The Intel Collaborative Research Institute for Sustainable Connected Cities will use data from a variety of sources, including the government and users on the ground, to investigate how to make cities function more smoothly and efficiently. For example, applications could be developed to monitor weather conditions, traffic flow or water supplies and deliver real-time information to customers.
London will be the test bed for the research, which could potentially be applied across the world.
Launched on 24 May at 10 Downing Street by Chancellor George Osborne, the collaboration was the direct result of lobbying by Number 10 for international companies to come to the UK and, in particular, to work with companies in Tech City, a hub for high-tech start-ups in East London.
The centre will initially employ 12 researchers from Intel, UCL and Imperial College. Its budget is undisclosed, but will be drawn from the £48 million pot the company invests in research and development in the UK each year.
Martin Curley, director of Intel Labs Europe, said that the centre will develop near-market ideas, and will have a physical base at both universities – institutions he said were chosen for their “chemistry” with the company as well as their record in research and innovation.
The centre is part of Intel’s ongoing expansion of its research and development in the UK. The company already has eight British labs, with two more planned for 2012 and a further two for 2013. But this latest success masks the fact that the UK failed to cash in on Intel’s first wave of expansion, with around 40 such labs already existing in mainland Europe.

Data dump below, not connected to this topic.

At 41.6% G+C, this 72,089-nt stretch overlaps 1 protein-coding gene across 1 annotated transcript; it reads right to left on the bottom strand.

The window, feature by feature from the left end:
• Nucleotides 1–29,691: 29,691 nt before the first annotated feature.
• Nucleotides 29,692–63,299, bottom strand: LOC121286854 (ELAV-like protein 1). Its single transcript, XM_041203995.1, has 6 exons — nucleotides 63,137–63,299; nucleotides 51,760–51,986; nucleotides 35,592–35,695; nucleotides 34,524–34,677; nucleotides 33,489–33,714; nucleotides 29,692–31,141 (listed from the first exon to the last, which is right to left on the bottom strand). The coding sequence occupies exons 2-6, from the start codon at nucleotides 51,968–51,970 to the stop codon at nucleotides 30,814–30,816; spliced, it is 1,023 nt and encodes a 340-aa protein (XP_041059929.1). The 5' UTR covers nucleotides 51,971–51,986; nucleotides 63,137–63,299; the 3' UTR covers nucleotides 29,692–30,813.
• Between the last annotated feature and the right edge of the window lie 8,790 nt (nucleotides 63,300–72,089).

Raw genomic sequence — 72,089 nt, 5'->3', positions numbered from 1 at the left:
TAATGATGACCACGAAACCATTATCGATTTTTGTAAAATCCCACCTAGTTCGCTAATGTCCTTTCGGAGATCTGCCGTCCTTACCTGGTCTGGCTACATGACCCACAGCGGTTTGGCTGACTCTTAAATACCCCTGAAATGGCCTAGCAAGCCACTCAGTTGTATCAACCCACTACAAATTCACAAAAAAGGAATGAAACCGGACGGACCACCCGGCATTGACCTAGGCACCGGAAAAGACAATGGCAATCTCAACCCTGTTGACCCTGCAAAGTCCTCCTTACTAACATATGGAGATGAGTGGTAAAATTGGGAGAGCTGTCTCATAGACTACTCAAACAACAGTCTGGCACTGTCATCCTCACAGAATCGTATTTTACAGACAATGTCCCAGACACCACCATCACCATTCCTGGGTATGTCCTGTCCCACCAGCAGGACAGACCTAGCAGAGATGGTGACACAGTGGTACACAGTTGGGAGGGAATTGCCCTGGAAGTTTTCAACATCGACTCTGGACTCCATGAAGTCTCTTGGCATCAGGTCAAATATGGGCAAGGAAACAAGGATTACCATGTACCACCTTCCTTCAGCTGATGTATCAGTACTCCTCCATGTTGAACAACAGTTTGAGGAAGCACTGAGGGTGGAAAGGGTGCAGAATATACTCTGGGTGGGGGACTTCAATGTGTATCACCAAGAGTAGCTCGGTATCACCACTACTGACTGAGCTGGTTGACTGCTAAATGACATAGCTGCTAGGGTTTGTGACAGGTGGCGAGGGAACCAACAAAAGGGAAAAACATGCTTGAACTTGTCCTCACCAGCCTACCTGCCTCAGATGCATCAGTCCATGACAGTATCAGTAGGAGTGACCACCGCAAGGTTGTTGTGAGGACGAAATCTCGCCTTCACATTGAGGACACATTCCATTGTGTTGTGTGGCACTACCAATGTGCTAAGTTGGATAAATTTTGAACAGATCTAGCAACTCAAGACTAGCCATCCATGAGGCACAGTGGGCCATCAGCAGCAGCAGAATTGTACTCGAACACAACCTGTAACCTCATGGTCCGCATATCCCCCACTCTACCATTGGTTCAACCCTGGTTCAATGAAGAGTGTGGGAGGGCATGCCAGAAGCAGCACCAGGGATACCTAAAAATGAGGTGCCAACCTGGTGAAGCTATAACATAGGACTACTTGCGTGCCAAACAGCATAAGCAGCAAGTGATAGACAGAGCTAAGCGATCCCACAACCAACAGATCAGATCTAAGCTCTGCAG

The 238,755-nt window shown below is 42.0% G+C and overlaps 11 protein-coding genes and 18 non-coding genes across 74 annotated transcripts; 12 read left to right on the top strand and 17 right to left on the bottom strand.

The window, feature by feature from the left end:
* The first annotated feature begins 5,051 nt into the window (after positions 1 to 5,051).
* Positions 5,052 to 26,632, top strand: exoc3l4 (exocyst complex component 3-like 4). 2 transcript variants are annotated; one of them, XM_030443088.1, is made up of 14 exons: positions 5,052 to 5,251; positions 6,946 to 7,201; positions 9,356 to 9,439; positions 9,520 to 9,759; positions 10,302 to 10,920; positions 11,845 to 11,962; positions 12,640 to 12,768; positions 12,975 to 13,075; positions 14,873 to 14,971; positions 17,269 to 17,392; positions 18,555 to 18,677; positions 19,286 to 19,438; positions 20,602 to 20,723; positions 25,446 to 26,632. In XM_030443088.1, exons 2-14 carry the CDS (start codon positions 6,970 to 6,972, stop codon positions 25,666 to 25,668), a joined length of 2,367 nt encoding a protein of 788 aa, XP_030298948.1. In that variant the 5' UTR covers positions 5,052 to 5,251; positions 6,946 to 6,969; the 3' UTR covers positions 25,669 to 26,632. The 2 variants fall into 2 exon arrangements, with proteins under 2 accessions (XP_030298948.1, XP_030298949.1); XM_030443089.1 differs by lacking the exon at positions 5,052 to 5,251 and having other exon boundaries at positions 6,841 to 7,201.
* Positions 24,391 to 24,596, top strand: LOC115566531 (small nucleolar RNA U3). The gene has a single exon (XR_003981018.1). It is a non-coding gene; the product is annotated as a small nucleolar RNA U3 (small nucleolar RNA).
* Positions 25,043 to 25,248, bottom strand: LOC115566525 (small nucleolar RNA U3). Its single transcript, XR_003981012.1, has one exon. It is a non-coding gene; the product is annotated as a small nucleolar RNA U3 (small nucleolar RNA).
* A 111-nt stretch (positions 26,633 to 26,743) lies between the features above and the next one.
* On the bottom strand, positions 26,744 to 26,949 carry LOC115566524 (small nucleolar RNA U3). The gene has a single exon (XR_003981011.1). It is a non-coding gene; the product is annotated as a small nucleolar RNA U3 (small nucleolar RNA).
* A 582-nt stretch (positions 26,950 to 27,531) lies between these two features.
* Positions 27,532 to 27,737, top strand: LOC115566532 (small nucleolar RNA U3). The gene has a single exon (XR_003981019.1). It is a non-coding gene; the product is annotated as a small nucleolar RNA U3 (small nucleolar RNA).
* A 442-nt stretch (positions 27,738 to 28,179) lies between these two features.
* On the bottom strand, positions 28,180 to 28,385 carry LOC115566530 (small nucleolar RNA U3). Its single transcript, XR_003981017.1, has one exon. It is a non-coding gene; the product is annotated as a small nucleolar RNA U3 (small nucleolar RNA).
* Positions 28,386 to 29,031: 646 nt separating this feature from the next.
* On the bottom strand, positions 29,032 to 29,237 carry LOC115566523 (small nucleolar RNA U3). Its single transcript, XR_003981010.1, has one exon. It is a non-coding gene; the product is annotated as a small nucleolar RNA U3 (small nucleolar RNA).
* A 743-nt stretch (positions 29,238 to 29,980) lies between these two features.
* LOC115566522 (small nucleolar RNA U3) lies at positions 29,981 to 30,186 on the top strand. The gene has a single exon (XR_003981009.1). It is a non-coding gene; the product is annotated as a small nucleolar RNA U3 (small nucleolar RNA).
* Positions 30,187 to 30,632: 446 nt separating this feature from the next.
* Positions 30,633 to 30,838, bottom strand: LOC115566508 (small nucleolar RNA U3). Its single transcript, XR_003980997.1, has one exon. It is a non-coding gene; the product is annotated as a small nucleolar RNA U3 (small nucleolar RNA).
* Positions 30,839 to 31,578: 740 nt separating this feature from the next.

Mr Curley told Times Higher Education that as a venue for industrial R&D investment, the UK had in the past been “more of a backwater, even though it shouldn’t have been”. “It was kind of like a sleeping giant, and I think the UK has now woken up and played catch-up,” he said.
“I wouldn't say it’s becoming the location of choice, but one of the locations of choice,” he added.
Edward Astle, pro rector for enterprise at Imperial, said the institute would “start small” but planned to expand and incorporate new partners in the future. One of them would be the Technology Strategy Board, which has also set up a centre in the field of sustainable cities. This so-called “catapult” centre is part of an initiative designed to bring universities, business and government funding together.
As a microcosm of the world, London was the perfect test bed for such a project, he added.
Justin Rattner, Intel’s chief technology officer, said the centre will use the Olympics as one of its first projects as a way of observing “pre-planned stress” on the city’s systems. “Those of you who are Londoners, we’re about to turn your fair city into a lab,” he said. “But don’t worry, we know what we’re doing.”